There is mixed evidence on whether referral to community-based exercise programmes improves the rate of physical activity/Exercise participation (Orrow et al 2012., Murphy et al, 2012., Campbell et al, 2015., Williams et al,2007). However, In regards to obesity, community-based exercise programmes have been proven to produce reductions in weight (Clark et al, 2010). As stated above GP’s are vital influencers of patient behaviour and their referral to community-based programmes would be a crucial step to decrease the rates of obesity in Ireland (NERF,2016, p.10).

Obesity can be defined as excessive or abnormal fat accumulation that presents a risk to life, whereby a person with a BMI (Body mass index) of ≥30 is considered obese (WHO, 2018). Obesity is a major risk factor for depression (Roberts et al., 2003; Kasen et al., 2007; Luppino et al., 2010), and chronic diseases, including cardiovascular diseases (Poirier et al., 2006), diabetes (Algoblan, Alalfi and Khan, 2014) and cancer (Bhaskaran et al., 2014).  As a result, obesity is a significant contributing factor to mortality and morbidity (Pi-Sunyer, 2002., Lenz, Richter and Mühlhauser, 2009., Abdelaal, le Roux and Docherty, 2017). The increased rates of obesity associated with the last 100 years can be attributed to shifts in nutritional norms and patterns of sedentary behaviour (Popkin, Adair and Ng, 2012., Owen et al., 2010). According to Wiklund, (2016) PA has the potential to be a solution for this ever-growing crisis.

Physical inactivity accounts for approximately 5.3 million (9%) deaths globally per year and it is estimated that if physical inactivity was reduced 25%, more than 1.3 million deaths could be prevented annually (Lee et al., 2012). Physical activity can be defined as any bodily movement produced by skeletal muscles that require energy use (Alricsson, 2013). Many studies have shown a positive correlation between increased levels of physical activity and a reduction in obesity and related symptoms (Swift et al, 2014; Wiklund, 2016; Strasser, 2012). Along with a reduction of obesity related comorbidities physical activity also has been linked to a lessoning of depression symptoms and an increase in quality of life (Gill et al., 2013). The American College of Sports Medicine in a 2009 recommendation’ outlined strategies for weight loss and the prevention of weight gains. In which they stated that:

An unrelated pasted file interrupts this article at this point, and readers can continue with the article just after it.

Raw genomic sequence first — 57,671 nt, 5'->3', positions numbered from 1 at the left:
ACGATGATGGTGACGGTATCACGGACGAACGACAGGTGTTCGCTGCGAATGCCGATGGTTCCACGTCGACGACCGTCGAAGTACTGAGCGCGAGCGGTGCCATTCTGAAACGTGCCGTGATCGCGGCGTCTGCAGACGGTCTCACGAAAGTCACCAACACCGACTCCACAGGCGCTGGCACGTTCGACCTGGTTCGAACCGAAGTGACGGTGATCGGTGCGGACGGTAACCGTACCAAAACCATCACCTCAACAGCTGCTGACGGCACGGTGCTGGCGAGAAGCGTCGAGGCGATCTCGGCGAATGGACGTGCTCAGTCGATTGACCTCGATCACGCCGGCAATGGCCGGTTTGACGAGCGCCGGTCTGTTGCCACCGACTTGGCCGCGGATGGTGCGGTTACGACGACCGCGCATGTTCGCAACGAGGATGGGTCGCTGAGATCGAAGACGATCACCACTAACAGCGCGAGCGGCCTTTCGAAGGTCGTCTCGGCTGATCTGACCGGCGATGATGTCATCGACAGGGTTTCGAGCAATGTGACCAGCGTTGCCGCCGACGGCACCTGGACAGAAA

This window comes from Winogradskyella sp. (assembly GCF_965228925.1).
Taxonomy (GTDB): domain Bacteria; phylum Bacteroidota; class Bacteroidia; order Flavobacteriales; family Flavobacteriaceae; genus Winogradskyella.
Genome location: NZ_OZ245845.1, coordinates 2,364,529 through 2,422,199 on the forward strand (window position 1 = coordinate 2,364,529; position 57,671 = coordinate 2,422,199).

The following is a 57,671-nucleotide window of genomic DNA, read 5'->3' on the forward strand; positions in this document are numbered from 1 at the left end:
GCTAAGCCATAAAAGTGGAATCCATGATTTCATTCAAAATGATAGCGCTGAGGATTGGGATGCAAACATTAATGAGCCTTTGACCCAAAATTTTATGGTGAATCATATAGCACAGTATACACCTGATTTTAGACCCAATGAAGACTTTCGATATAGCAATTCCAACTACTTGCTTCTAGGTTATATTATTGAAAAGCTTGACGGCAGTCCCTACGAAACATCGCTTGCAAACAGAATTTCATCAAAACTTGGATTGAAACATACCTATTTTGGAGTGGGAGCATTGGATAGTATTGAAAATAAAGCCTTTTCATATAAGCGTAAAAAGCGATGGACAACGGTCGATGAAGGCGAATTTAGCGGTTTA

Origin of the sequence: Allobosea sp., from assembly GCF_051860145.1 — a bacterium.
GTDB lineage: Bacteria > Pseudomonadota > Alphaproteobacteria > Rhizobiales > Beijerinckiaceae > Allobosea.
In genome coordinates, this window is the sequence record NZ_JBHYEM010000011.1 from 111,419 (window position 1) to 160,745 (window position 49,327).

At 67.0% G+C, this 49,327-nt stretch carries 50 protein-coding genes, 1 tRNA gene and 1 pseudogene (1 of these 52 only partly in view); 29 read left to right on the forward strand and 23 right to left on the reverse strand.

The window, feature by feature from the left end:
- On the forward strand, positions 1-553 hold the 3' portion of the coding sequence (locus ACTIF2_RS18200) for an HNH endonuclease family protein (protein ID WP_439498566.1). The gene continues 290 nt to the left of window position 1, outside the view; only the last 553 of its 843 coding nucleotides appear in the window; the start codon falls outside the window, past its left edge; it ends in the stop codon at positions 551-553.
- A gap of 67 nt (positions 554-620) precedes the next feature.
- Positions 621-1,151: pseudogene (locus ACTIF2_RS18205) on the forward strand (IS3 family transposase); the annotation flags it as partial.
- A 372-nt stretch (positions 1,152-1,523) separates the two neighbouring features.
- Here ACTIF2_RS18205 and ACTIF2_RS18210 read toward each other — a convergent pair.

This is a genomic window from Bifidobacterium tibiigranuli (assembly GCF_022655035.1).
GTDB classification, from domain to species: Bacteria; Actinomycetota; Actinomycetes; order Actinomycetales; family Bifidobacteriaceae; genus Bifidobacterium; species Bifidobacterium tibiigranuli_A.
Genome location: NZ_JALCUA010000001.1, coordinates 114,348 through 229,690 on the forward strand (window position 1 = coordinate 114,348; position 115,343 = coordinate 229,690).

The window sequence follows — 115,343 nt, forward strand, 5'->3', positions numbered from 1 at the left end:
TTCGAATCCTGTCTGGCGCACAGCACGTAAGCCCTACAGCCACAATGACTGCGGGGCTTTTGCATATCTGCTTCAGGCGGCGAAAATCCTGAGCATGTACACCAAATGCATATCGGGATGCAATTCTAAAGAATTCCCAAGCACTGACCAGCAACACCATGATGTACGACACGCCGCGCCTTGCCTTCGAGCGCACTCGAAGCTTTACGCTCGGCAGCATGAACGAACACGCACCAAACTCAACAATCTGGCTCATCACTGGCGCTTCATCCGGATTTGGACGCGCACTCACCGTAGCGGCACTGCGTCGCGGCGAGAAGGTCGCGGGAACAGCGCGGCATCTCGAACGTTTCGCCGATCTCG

Moderate-intensity PA of 150 to 250 min-wk. with an energy equivalent of 1200 to 2000 kcal-wk. seems sufficient to prevent weight gain greater than 3% in most adults” (Donnelly et al, 2009).

and for people suffering from obesity:

“PA that approximates 250 to 300 min-wk. (approximately 2000 kcal-wk.) of moderate intensity PA” (Donnelly et al, 2009).

This study hopes to identify if GP’s prescription of physical activity meets the guidelines set out be the ACSM.

With the current Irish health care system under significant pressure, physical activity would be an uncomplicated intervention with a strong evidence base that is easily accessible, free and non-discriminatory. In Ireland, the recommended levels of physical activity are 30 minutes of moderate activity 5 days per week (or 150mins/wk.) (Department of Health,2015, p.8). The Healthy Ireland Survey (2015) outlined that 32% of the Irish population are considered to be highly active with men being more (40%) active than women (24%), Thereby resulting in a physical inactivity rate of 68%. This high level of inactivity highlights the question of physical activity promotion and prescription within the Irish context and whether it meets the guidelines set by the ACSM.

 

section b: study aims and hypothesis

Study Aims:

The aim of this study is to examine what GP’s know about exercise promotion, prescription and referral of physical activity in relation to obesity in Ireland

Research Questions

Research questions are more applicable to this study. These include:

•Is the current level of physical activity promotion provided by GP’s’ sufficient for the prevention of obesity?